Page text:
...And, In The Bantamweight Division...Lori Bongiorno
What in the world is Broderbund Software Inc.? Thanks to its hit games--especially Where in the World is Carmen Sandiego?--a growing number of people know the answer to that question. And if sharp-eyed investors are right, the 15 other companies on the next page may likewise become a lot less obscure. They are the Little Giants of the BUSINESS WEEK 1000--public companies with sales of less than $150 million but with market values hefty enough to join the roster of America's most valuable companies.
Broderbund, based in Novato, Calif., is one of the most adept players in one of the hottest markets now going: educational and entertainment software. Carmen Sandiego, which teaches kids geography through the cartoon adventures of an international thief, is so popular that both Fox Broadcasting and PBS. have created television shows based on it. And Broderbund's interactive fantasy Myst has become the best-selling CD-ROM game in America. Such hits helped propel Broderbund's market value up 164%, to $1 billion in the year ended Feb. 28, despite last May's collapse of a planned merger with Electronic Arts Inc.
WILD RIDE. With a host of new titles due this fall--including a Dr. Seuss "living book" being produced in a joint venture with Random House Inc.--analysts expect even more. "This little software company has a huge following because it has a very consistent track record of developing superb games," says David T. Farina, an analyst at William Blair & Co. He predicts earnings will rise 95%, to $36.5 million by the end of fiscal 1996, on sales growth of 76%, to $195 million.
Another Little Giant, Centocor Inc., is a rare bird in the biotech industry: It has real products that are on or close to coming to market. The Malvern (Pa.) company is faring better than most rivals thanks to recent Food & Drug Administration approval of its ReoPro drug for heart patients, which it released last month. Its Panorex cancer drug is now selling in Germany and U.S. testing is underway. Analysts also credit a restructuring in 1992, after the FDA rejected a key drug. Few thought the company would survive, but new management refocused on manufacturing, cut costs, and farmed out sales and marketing to Eli Lilly & Co. and Wellcome PLC. Centocor now says it hopes to be profitable this year, although most analysts think 1996 is a more likely bet. CS First Boston Corp. analyst Jeffrey R. Swarz says revenues could soar 169%, to $181 million, by 1997.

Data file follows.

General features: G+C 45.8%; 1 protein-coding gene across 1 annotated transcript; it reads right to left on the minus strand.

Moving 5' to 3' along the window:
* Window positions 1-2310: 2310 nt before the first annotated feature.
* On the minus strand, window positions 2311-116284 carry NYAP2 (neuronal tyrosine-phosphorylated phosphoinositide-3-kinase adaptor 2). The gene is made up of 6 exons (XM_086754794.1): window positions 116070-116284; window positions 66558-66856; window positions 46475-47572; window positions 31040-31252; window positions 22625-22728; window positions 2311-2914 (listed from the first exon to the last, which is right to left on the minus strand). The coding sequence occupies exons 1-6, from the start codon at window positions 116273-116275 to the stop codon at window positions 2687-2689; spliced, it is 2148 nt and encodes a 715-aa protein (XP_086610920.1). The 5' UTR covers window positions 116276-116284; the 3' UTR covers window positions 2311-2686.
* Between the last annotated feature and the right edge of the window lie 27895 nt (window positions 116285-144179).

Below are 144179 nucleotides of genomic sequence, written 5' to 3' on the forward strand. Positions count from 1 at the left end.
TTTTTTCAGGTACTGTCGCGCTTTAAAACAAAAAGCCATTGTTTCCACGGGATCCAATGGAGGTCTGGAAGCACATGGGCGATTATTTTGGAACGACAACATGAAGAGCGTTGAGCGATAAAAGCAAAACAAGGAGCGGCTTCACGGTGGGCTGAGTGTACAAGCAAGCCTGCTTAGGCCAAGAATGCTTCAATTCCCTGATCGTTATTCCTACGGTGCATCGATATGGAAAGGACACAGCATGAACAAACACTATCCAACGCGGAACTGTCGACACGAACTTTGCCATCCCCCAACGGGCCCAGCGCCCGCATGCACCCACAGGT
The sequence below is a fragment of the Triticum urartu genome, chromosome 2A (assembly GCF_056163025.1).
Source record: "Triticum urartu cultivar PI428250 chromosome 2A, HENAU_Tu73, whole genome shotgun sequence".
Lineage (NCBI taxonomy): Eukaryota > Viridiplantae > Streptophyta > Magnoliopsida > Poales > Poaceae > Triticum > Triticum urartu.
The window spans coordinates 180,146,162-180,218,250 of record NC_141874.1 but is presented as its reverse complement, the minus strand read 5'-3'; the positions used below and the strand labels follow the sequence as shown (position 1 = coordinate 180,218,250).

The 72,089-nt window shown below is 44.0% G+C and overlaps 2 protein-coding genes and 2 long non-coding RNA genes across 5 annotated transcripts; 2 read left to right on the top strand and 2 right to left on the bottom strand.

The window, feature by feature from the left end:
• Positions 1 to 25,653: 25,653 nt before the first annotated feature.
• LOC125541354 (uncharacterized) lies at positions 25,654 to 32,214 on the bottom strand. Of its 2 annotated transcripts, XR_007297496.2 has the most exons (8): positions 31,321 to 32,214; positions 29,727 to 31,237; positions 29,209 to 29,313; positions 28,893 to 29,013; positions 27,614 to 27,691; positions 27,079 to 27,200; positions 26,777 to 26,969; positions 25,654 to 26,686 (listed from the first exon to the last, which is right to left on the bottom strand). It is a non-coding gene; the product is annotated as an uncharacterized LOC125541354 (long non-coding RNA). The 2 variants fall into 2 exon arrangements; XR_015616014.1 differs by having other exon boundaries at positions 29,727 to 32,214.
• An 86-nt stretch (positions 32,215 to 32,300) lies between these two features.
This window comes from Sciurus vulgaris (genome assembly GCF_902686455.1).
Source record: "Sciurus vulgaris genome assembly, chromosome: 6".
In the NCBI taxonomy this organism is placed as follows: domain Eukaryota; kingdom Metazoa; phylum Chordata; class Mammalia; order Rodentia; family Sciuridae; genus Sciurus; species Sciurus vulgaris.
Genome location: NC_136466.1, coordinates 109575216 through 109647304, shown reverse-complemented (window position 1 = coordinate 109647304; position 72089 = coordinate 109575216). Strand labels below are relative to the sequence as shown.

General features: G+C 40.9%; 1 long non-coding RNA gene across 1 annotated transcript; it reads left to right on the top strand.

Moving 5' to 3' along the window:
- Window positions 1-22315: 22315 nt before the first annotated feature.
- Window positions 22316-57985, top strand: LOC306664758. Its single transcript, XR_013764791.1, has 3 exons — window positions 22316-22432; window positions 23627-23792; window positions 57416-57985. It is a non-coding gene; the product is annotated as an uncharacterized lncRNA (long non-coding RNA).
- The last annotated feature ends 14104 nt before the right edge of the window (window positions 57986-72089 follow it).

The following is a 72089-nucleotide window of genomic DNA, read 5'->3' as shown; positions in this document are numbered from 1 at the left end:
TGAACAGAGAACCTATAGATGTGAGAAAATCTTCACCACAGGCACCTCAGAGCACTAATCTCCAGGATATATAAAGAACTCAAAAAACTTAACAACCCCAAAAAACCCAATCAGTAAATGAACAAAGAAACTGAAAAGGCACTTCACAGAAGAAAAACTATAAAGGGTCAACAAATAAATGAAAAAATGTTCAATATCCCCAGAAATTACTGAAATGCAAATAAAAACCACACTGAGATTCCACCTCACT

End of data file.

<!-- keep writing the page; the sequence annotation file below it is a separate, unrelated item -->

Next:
DROPOUTS. Not all Little Giants are high-tech wizards. Credit Acceptance Corp. in Southfield, Mich., has discovered a lucrative low-end niche financing used-car purchases for high-risk buyers unable to get credit. Credit Acceptance charges interest rates well above the norm and acts as its own collection agency. And it has a unique relationship with dealers: They pay up-front fees to join the Credit Acceptance network, then receive stock options based on the number of buyers they refer to the company. It adds up to supercharged profits--$20.6 million net on $54 million in 1994 revenues. With Credit Acceptance rapidly expanding its dealer network, analyst Michael G. Milunovich of Robert W. Baird & Co, sees earnings doubling to $42 million in 1996.
Small fry make it to this list because the market expects great things of them. But the market is sometimes disappointed. A case in point: the wild ride taken by shareholders of Nextel Communications Inc., which has topped the list of Little Giants for three years running. Nextel first won investors' favor in 1992 with ambitious plans to build a nationwide cellular phone system. Nextel's market value on the 1993 BW 1000: $1.4 billion. The following year--after MCI Communications Corp. agreed to buy 17% of Nextel--its market value tripled, to $3.9 billion. But when technical problems and poor voice quality led MCI to back out last August, investors bailed as well. Though many think Nextel will eventually succeed, its market value plunged 68% in the 12 months ended Feb. 28, to $1.3 billion.
Nextel is not alone. Of this year's roster of 16 companies, 6 lost money in 1994. And 2 of last year's Little Giants fell off the BW 1000 altogether. On the other hand, 7 vaulted past the $150 million sales threshold. Proof, if ever it was needed, that high rewards and high risk go hand in hand.